Directed by Peter Cieply
Produced by Immediate Theatre
At Red Tape Theatre, Chicago
Enchantingly different comedy is nicely “for the birds”
Immediate Theatre’s resurrection under Peter Cieply has mounted a quirky and enchanting comedic parable about love, religion and grief. Penned by self-described “gay playwright” Adam Bock, Five Flights uses the symbol of 5’s extensively. The simple set (design by Stephen Carmody) is underscored by Michael Fernandez’s fine video projections that feature flying birds and various location scenes.
The play is a mixture of styles containing a gay relationship, family quarrels plus the haunting effects of bird obsession turned into a religion featuring a gay professional hockey player who loves ballet. This enchanting work is a mixture of hilarity and heartbreak that challenges the normal conventions of storytelling. It works because of the passion and intensity of the characters.
Siblings Ed (Nick Freed) and Adele (Melonie Collmann) and another unseen brother inherit an enormous aviary from their recently deceased father who built the baviary to house the soul of his wife believed to be transformed into a wren (bird). What to do with the crumbling tribute to their father’s eternal love. Ed and Adele are not sure what to do but Olivia (Emily Gann), Adele’s best friend wants to make the location a sanctuary for her newly formed “The Church of the Fifth Day” – a religion based on the believe that bids are biblical God symbols and that the fifth day is holy because birds were created on that day.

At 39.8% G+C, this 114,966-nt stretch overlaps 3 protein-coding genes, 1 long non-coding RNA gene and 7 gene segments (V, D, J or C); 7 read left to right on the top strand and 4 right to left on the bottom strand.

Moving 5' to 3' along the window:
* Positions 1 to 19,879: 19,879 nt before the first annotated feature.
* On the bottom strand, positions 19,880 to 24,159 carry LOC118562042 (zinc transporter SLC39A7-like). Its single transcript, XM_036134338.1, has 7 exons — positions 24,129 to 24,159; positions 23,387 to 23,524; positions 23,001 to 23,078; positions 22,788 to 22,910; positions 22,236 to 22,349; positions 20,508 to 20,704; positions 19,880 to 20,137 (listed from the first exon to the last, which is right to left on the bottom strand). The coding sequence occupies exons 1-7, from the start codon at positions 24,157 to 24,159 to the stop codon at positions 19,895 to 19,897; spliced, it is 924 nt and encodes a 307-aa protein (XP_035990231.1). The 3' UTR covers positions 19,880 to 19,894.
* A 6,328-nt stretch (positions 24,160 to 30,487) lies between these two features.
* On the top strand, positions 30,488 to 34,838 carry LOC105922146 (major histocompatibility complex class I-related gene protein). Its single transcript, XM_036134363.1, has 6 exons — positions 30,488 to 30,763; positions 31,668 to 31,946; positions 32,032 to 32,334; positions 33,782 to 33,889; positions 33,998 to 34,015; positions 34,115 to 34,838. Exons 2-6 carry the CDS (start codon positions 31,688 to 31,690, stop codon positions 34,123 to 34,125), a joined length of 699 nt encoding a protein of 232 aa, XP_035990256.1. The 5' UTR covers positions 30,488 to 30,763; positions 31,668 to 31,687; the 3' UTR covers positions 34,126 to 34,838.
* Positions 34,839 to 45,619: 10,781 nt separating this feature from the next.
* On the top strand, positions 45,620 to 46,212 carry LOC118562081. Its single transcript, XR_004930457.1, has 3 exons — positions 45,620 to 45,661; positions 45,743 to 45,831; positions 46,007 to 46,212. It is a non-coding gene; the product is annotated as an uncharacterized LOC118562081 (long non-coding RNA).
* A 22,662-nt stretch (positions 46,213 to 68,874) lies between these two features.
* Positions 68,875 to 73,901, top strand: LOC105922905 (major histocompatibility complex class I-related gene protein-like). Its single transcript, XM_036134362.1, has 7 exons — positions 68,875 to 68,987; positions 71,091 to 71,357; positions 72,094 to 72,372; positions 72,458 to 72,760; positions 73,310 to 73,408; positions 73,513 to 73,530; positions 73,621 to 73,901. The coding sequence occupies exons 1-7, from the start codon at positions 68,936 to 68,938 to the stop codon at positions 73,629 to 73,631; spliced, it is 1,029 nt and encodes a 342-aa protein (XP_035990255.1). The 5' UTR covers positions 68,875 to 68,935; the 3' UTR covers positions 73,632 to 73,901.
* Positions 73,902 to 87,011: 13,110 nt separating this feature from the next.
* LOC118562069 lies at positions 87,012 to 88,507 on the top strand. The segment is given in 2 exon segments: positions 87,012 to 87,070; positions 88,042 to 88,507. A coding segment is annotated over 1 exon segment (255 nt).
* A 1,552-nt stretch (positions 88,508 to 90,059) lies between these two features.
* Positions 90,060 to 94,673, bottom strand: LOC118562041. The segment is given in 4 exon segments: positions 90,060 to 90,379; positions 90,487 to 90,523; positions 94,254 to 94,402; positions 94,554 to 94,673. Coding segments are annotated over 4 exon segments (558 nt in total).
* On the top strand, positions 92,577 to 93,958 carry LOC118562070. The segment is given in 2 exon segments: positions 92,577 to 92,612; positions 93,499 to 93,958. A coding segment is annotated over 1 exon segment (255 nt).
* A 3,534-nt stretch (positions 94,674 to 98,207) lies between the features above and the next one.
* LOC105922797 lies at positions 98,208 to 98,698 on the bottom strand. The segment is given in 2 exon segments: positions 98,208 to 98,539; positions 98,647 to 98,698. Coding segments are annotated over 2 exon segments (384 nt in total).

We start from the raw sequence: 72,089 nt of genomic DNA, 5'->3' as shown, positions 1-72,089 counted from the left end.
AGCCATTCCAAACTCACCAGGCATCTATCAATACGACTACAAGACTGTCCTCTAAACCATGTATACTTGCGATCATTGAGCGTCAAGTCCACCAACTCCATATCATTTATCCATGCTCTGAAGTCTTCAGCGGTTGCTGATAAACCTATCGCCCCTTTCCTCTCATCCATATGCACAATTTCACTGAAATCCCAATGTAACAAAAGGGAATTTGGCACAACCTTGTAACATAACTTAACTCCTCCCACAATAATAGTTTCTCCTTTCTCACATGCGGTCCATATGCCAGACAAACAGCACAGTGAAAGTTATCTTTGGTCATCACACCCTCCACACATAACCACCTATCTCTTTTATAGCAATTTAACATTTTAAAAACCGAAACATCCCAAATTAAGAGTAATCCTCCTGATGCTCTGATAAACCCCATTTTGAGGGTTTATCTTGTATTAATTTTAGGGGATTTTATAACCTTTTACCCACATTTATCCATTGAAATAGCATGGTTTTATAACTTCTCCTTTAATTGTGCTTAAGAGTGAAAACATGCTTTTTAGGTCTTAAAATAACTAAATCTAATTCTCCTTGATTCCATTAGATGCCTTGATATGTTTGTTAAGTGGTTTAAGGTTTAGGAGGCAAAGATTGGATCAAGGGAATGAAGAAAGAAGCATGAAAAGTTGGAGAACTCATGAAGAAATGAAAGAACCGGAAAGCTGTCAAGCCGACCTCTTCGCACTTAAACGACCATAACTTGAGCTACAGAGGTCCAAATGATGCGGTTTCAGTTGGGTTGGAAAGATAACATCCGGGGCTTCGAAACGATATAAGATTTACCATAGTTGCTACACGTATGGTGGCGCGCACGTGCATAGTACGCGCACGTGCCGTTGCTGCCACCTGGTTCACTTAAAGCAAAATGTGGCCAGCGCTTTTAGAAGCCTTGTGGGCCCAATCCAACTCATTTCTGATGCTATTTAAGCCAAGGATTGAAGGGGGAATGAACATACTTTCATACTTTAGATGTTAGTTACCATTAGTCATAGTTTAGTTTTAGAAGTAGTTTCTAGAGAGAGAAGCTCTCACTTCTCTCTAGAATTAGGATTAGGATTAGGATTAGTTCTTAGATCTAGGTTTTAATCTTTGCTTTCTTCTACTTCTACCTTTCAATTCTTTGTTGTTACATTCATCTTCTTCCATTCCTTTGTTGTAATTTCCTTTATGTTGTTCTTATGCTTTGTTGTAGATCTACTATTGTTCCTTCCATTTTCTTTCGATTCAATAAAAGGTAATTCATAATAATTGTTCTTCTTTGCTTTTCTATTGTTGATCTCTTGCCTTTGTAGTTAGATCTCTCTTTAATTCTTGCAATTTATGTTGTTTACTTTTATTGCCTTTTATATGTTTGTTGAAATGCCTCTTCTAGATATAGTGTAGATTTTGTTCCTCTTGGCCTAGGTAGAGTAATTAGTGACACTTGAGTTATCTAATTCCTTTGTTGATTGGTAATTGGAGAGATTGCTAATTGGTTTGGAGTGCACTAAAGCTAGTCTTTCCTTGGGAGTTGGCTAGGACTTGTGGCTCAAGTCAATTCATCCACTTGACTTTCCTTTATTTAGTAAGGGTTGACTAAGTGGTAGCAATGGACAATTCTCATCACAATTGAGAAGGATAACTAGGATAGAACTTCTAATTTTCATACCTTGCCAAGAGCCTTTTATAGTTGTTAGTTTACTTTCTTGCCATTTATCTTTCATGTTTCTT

The symbol of 5’s dominates here as Jane (Mildred Marie Langford), the unseen brother’s wife argues with Olivia that the aviary should be sold for a shopping center or for condos. The battle ensues.
Ed and Adele waver concerning the future of the aviary as the influence of the bird religion promoted by Olivia takes hold. Ed meets Tom (Chris Carr) who instantly falls in love with Ed as witnessed by one long gay kiss. Issues of faith, sexuality, commitment and the desire for things just out of reach propel this strange show.
Watching the ballet scene that has 5 actors moving in rhythm of a Russian ballet was hilarious. Five Flights, of course, has 5 scenes as it violates many of the rules of theatre and storytelling but it also strangely fully engages us as we wonder what will happen next. We care about the characters and gladly go with them on their journey as they struggle with their issues. We have fun along the way. Five Flights is a screwball show that is more that “for the birds.” (Sorry.)
At Red Tape Theatre, 621 W. Belmont Ave., Chicago, IL